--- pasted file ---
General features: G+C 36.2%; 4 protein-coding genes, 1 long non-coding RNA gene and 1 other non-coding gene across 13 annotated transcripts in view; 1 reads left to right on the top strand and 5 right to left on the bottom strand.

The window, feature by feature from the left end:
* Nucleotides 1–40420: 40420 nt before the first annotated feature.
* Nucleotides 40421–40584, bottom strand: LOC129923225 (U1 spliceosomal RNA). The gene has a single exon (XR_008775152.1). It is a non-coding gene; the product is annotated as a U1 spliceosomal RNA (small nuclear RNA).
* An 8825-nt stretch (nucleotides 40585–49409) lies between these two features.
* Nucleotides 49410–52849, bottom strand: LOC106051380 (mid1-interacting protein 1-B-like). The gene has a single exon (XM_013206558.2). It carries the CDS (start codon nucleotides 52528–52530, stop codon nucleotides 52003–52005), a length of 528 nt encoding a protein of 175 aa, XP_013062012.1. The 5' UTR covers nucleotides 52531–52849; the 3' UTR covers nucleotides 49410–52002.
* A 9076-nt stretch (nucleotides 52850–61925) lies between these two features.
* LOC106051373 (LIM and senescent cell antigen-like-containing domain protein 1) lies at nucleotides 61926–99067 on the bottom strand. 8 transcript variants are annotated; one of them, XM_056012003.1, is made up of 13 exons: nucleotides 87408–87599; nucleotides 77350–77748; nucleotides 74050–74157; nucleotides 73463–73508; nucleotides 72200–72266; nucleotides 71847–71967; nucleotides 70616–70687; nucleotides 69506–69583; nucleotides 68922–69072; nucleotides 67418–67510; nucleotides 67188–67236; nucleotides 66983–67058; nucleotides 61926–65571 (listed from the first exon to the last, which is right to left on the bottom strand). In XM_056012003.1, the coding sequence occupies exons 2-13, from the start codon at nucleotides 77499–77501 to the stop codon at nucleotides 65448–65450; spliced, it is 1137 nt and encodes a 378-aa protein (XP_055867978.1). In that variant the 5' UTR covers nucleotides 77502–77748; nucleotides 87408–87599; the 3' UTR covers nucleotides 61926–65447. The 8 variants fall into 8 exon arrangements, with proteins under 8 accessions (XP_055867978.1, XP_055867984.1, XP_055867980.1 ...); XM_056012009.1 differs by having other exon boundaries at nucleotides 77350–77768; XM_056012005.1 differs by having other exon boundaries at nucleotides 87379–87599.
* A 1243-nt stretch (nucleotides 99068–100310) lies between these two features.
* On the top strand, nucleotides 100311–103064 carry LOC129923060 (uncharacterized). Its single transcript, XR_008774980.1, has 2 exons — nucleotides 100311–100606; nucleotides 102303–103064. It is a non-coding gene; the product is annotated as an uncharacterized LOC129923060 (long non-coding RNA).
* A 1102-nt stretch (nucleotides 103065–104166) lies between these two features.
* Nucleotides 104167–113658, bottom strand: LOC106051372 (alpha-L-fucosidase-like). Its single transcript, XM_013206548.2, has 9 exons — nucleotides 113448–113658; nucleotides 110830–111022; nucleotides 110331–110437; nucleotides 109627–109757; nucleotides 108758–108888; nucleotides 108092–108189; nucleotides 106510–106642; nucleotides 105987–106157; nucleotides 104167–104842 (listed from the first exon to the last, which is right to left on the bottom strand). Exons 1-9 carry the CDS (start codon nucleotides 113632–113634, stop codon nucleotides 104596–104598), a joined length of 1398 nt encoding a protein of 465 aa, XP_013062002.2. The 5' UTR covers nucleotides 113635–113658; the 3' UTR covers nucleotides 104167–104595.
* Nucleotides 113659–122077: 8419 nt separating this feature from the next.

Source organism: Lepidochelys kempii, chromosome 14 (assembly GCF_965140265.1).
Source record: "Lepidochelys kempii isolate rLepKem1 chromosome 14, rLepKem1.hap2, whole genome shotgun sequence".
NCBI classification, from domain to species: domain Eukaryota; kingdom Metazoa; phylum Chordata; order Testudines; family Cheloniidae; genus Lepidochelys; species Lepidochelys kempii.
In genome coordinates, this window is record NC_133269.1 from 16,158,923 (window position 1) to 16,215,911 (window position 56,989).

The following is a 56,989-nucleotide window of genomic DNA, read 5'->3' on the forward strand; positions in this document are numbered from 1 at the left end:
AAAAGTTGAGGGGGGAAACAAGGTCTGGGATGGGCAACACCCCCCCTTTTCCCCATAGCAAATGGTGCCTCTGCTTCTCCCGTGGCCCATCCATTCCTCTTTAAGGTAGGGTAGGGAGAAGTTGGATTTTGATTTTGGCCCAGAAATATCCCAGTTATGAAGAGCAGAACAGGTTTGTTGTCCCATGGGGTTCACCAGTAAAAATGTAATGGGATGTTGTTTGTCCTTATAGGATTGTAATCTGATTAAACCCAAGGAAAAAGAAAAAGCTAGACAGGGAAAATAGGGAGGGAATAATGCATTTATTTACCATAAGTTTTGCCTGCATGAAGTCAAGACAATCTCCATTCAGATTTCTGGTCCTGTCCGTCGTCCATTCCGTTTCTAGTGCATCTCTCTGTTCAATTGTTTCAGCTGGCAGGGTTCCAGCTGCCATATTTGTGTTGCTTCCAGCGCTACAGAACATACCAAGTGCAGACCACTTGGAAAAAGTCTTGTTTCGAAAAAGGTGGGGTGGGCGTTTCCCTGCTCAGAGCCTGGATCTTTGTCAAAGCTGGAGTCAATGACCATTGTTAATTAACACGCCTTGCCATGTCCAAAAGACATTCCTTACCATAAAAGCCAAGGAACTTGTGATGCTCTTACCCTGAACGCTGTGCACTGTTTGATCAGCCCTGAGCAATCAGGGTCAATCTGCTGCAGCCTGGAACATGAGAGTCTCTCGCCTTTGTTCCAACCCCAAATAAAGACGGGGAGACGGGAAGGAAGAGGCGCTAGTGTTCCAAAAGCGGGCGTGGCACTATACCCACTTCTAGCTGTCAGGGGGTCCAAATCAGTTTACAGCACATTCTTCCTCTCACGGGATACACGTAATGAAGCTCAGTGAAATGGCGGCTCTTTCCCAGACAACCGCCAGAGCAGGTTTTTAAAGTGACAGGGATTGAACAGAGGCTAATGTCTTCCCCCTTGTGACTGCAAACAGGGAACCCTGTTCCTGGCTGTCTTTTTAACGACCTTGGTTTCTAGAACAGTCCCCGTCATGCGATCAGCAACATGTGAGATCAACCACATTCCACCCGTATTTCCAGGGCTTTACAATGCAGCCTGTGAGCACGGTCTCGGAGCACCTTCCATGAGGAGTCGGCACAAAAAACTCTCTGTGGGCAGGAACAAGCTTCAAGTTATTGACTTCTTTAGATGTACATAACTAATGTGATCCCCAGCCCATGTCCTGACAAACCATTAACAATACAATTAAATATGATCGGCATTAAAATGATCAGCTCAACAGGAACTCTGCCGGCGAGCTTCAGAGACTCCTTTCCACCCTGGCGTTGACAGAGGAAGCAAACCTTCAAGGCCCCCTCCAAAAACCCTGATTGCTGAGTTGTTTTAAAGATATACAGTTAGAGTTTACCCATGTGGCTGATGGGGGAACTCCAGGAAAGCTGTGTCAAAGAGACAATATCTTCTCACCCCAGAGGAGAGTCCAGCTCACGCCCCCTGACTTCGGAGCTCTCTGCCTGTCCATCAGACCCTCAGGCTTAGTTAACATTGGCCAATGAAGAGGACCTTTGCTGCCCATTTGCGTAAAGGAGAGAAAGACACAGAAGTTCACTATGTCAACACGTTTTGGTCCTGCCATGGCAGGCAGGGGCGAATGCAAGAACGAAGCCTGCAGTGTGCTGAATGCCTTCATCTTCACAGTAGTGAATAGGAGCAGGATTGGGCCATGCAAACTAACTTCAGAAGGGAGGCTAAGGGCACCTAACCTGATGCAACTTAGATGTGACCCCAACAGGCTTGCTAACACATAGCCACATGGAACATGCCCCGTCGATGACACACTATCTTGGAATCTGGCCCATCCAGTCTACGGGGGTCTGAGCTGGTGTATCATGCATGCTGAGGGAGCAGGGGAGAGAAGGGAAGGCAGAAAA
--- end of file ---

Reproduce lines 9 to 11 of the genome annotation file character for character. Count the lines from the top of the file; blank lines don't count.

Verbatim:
* A 1243-nt stretch (nucleotides 99068–100310) lies between these two features.
* On the top strand, nucleotides 100311–103064 carry LOC129923060 (uncharacterized). Its single transcript, XR_008774980.1, has 2 exons — nucleotides 100311–100606; nucleotides 102303–103064. It is a non-coding gene; the product is annotated as an uncharacterized LOC129923060 (long non-coding RNA).
* A 1102-nt stretch (nucleotides 103065–104166) lies between these two features.